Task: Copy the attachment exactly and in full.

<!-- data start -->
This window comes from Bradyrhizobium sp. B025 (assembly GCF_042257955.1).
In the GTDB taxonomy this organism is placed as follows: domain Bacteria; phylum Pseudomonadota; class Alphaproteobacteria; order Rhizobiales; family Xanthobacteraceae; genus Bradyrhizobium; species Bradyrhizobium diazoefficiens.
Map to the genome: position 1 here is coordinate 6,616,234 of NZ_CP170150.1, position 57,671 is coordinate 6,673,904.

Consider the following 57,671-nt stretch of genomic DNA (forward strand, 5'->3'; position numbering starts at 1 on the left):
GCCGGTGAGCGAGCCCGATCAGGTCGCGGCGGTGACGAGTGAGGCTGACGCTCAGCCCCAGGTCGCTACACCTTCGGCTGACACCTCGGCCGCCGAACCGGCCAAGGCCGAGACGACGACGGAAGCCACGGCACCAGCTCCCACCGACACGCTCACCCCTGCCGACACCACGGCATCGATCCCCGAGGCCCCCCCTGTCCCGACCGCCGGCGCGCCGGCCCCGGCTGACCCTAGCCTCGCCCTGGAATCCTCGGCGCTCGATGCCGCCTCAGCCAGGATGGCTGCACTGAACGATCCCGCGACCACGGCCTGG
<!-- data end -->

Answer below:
This window comes from Bradyrhizobium sp. B025 (assembly GCF_042257955.1).
In the GTDB taxonomy this organism is placed as follows: domain Bacteria; phylum Pseudomonadota; class Alphaproteobacteria; order Rhizobiales; family Xanthobacteraceae; genus Bradyrhizobium; species Bradyrhizobium diazoefficiens.
Map to the genome: position 1 here is coordinate 6,616,234 of NZ_CP170150.1, position 57,671 is coordinate 6,673,904.

Consider the following 57,671-nt stretch of genomic DNA (forward strand, 5'->3'; position numbering starts at 1 on the left):
GCCGGTGAGCGAGCCCGATCAGGTCGCGGCGGTGACGAGTGAGGCTGACGCTCAGCCCCAGGTCGCTACACCTTCGGCTGACACCTCGGCCGCCGAACCGGCCAAGGCCGAGACGACGACGGAAGCCACGGCACCAGCTCCCACCGACACGCTCACCCCTGCCGACACCACGGCATCGATCCCCGAGGCCCCCCCTGTCCCGACCGCCGGCGCGCCGGCCCCGGCTGACCCTAGCCTCGCCCTGGAATCCTCGGCGCTCGATGCCGCCTCAGCCAGGATGGCTGCACTGAACGATCCCGCGACCACGGCCTGG